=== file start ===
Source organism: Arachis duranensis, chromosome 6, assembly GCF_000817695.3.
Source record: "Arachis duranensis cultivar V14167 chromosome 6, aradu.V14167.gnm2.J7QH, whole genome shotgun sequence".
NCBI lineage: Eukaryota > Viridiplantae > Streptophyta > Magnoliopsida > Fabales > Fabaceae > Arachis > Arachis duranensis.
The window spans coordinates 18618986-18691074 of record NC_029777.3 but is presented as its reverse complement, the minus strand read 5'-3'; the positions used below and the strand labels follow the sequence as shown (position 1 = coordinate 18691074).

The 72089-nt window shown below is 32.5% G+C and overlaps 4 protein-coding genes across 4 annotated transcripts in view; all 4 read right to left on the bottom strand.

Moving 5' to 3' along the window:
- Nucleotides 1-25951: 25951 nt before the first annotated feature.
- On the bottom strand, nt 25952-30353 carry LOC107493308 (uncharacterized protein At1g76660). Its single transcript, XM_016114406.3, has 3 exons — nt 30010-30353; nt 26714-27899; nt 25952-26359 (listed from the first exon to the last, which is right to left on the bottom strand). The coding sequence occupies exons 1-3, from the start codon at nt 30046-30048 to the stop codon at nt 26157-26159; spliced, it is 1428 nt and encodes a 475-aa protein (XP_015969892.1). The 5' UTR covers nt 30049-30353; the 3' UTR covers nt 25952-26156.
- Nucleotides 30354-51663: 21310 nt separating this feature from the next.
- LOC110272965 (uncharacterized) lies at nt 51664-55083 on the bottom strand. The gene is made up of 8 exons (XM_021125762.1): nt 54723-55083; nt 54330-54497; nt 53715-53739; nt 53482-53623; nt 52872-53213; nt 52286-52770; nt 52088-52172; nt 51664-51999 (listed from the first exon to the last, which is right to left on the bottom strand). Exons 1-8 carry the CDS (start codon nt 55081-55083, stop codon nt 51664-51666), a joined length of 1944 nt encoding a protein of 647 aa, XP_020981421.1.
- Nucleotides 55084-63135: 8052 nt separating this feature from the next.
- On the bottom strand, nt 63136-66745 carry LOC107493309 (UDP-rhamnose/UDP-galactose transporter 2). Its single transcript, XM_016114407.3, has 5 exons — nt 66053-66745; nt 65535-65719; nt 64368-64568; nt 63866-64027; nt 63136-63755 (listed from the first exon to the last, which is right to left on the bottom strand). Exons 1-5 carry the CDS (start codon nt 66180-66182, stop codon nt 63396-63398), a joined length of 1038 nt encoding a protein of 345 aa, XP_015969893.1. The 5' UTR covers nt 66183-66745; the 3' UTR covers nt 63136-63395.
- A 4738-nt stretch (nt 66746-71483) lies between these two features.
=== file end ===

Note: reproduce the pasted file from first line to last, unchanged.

Source organism: Arachis duranensis, chromosome 6, assembly GCF_000817695.3.
Source record: "Arachis duranensis cultivar V14167 chromosome 6, aradu.V14167.gnm2.J7QH, whole genome shotgun sequence".
NCBI lineage: Eukaryota > Viridiplantae > Streptophyta > Magnoliopsida > Fabales > Fabaceae > Arachis > Arachis duranensis.
The window spans coordinates 18618986-18691074 of record NC_029777.3 but is presented as its reverse complement, the minus strand read 5'-3'; the positions used below and the strand labels follow the sequence as shown (position 1 = coordinate 18691074).

The 72089-nt window shown below is 32.5% G+C and overlaps 4 protein-coding genes across 4 annotated transcripts in view; all 4 read right to left on the bottom strand.

Moving 5' to 3' along the window:
- Nucleotides 1-25951: 25951 nt before the first annotated feature.
- On the bottom strand, nt 25952-30353 carry LOC107493308 (uncharacterized protein At1g76660). Its single transcript, XM_016114406.3, has 3 exons — nt 30010-30353; nt 26714-27899; nt 25952-26359 (listed from the first exon to the last, which is right to left on the bottom strand). The coding sequence occupies exons 1-3, from the start codon at nt 30046-30048 to the stop codon at nt 26157-26159; spliced, it is 1428 nt and encodes a 475-aa protein (XP_015969892.1). The 5' UTR covers nt 30049-30353; the 3' UTR covers nt 25952-26156.
- Nucleotides 30354-51663: 21310 nt separating this feature from the next.
- LOC110272965 (uncharacterized) lies at nt 51664-55083 on the bottom strand. The gene is made up of 8 exons (XM_021125762.1): nt 54723-55083; nt 54330-54497; nt 53715-53739; nt 53482-53623; nt 52872-53213; nt 52286-52770; nt 52088-52172; nt 51664-51999 (listed from the first exon to the last, which is right to left on the bottom strand). Exons 1-8 carry the CDS (start codon nt 55081-55083, stop codon nt 51664-51666), a joined length of 1944 nt encoding a protein of 647 aa, XP_020981421.1.
- Nucleotides 55084-63135: 8052 nt separating this feature from the next.
- On the bottom strand, nt 63136-66745 carry LOC107493309 (UDP-rhamnose/UDP-galactose transporter 2). Its single transcript, XM_016114407.3, has 5 exons — nt 66053-66745; nt 65535-65719; nt 64368-64568; nt 63866-64027; nt 63136-63755 (listed from the first exon to the last, which is right to left on the bottom strand). Exons 1-5 carry the CDS (start codon nt 66180-66182, stop codon nt 63396-63398), a joined length of 1038 nt encoding a protein of 345 aa, XP_015969893.1. The 5' UTR covers nt 66183-66745; the 3' UTR covers nt 63136-63395.
- A 4738-nt stretch (nt 66746-71483) lies between these two features.